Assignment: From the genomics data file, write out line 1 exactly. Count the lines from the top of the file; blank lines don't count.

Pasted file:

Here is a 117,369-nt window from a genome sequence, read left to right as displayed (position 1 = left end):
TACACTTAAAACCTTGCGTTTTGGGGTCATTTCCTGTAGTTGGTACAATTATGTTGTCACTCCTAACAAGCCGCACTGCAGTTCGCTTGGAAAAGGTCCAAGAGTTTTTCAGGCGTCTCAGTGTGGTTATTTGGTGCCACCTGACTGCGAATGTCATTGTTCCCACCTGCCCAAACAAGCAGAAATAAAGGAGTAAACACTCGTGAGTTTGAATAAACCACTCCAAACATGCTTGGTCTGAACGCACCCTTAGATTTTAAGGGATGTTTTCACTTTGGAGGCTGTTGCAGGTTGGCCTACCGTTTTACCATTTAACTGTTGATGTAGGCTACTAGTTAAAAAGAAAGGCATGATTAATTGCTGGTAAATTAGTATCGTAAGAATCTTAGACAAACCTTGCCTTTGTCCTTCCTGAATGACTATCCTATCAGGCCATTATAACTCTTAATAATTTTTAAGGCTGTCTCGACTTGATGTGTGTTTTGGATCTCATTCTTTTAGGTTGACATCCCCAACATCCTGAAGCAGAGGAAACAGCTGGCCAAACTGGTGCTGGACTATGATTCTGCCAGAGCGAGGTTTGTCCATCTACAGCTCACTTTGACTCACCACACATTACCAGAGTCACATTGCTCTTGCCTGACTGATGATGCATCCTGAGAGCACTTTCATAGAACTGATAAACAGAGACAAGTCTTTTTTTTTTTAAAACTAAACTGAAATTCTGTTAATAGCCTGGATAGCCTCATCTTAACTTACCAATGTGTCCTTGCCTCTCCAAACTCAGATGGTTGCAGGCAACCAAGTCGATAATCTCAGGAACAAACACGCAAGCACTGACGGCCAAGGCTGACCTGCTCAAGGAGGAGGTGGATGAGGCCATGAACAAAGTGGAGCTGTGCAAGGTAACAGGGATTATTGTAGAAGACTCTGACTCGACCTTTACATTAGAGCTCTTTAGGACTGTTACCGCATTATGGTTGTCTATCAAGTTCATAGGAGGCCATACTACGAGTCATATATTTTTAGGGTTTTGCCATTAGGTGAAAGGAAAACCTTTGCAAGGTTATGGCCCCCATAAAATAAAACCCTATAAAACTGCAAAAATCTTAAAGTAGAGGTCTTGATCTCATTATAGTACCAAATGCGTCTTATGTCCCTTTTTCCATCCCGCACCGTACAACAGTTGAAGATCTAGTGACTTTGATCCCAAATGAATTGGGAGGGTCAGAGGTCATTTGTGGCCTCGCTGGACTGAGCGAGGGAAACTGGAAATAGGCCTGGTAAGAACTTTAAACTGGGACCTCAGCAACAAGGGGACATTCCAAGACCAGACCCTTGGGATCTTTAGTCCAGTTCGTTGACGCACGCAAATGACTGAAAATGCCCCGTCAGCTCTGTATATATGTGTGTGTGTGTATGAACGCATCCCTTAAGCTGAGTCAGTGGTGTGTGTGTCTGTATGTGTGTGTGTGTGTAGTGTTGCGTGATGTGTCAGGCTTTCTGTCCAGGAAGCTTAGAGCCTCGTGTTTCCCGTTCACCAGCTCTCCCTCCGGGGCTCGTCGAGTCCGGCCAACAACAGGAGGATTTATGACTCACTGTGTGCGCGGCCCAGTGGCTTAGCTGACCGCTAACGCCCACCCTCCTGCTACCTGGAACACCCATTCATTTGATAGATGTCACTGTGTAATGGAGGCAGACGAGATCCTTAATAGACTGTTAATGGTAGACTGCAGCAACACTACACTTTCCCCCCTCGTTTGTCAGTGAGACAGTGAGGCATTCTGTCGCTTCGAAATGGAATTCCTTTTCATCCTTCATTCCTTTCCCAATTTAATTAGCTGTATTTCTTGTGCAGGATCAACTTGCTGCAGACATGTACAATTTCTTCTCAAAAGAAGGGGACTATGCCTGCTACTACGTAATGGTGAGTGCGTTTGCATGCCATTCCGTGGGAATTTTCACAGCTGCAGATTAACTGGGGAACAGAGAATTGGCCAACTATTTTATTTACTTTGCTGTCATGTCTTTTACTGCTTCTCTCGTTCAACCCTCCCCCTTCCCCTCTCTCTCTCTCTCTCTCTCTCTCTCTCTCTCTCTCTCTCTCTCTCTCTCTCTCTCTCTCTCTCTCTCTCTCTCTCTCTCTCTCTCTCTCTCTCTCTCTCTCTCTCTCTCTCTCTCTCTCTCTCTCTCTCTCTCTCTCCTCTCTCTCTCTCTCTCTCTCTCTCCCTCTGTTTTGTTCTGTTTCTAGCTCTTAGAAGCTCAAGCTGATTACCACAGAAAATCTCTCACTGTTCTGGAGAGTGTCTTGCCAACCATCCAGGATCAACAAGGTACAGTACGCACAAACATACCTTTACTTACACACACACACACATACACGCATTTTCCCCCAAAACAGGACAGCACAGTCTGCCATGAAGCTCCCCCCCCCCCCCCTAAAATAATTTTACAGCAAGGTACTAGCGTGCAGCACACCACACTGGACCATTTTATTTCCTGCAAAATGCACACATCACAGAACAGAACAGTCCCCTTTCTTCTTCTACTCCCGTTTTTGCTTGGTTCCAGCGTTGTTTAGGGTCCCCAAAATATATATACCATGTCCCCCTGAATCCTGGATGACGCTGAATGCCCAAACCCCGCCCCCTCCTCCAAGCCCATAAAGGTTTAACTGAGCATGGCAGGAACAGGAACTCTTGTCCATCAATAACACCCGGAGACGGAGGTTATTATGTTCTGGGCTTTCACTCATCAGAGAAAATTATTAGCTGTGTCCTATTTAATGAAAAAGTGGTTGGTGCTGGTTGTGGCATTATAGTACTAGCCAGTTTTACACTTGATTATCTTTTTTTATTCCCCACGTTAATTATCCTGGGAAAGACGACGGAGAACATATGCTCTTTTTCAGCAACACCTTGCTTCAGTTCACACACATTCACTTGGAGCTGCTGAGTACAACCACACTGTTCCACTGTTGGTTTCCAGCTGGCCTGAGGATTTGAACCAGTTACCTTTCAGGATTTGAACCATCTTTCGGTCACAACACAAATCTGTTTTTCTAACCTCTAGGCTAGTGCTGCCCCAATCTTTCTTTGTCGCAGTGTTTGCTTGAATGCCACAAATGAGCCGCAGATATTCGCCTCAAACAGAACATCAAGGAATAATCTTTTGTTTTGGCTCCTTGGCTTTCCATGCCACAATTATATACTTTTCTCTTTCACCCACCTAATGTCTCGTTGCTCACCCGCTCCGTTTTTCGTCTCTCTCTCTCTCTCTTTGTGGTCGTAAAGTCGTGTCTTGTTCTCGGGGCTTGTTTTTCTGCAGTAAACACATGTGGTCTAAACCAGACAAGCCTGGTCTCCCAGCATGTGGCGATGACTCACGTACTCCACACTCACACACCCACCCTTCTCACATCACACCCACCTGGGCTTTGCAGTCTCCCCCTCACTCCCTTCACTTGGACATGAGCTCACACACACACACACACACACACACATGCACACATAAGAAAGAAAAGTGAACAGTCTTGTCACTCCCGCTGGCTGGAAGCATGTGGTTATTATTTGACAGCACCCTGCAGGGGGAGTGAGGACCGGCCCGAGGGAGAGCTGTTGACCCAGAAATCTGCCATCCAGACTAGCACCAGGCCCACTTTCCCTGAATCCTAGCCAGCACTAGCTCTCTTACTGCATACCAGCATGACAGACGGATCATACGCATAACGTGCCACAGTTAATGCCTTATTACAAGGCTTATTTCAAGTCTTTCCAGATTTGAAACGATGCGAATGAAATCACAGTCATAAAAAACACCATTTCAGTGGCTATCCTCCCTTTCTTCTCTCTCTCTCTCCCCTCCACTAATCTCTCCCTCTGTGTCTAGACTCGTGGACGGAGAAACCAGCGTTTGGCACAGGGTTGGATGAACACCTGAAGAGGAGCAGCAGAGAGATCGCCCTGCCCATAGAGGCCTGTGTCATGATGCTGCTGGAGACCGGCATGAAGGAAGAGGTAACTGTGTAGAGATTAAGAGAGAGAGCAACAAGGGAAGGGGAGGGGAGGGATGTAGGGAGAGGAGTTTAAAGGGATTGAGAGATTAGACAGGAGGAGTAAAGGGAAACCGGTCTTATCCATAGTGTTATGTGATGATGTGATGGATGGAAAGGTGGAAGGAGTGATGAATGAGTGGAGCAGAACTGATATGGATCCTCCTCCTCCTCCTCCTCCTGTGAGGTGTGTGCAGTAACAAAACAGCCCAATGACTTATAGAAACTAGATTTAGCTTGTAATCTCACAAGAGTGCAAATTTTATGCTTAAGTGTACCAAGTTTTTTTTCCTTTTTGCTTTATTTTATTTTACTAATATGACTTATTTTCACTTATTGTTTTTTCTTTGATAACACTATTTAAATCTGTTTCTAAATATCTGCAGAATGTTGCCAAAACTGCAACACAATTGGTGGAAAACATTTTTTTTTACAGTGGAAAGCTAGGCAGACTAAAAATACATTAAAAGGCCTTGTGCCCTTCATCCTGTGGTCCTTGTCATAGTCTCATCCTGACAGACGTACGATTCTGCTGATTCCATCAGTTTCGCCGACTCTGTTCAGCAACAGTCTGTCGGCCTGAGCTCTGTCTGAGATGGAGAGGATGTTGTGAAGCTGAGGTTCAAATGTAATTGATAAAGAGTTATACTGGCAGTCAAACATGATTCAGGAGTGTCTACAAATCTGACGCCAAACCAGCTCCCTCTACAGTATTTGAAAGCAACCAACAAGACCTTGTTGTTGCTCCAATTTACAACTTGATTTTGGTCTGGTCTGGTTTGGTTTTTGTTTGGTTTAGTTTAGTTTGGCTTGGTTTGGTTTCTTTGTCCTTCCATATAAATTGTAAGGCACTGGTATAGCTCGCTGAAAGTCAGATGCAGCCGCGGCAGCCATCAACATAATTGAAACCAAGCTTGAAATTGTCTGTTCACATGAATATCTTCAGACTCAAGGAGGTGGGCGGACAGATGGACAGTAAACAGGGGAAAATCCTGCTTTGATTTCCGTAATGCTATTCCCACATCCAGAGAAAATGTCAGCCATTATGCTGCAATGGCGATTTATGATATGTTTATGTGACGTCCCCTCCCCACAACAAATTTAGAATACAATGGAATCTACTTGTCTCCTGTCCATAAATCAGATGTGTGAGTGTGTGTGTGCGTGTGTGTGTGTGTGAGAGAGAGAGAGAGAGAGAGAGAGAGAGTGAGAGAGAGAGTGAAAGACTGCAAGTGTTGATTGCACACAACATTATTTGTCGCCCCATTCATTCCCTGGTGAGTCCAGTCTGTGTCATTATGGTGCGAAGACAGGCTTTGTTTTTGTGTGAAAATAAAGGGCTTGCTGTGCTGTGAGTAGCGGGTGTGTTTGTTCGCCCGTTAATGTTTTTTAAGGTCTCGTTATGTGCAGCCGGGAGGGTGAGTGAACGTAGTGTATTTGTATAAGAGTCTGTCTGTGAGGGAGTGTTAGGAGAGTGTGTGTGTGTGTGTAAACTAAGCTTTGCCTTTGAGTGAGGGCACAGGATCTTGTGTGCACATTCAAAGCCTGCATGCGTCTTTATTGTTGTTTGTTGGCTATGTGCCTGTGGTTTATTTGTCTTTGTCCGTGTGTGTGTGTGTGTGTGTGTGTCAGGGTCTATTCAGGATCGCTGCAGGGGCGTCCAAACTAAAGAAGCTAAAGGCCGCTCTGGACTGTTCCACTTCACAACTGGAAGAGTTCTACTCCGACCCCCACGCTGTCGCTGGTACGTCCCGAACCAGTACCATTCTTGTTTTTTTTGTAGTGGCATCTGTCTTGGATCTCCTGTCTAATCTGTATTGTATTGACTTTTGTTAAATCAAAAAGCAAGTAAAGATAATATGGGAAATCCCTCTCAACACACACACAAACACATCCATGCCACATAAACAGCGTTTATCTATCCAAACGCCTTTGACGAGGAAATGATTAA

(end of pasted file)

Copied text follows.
Here is a 117,369-nt window from a genome sequence, read left to right as displayed (position 1 = left end):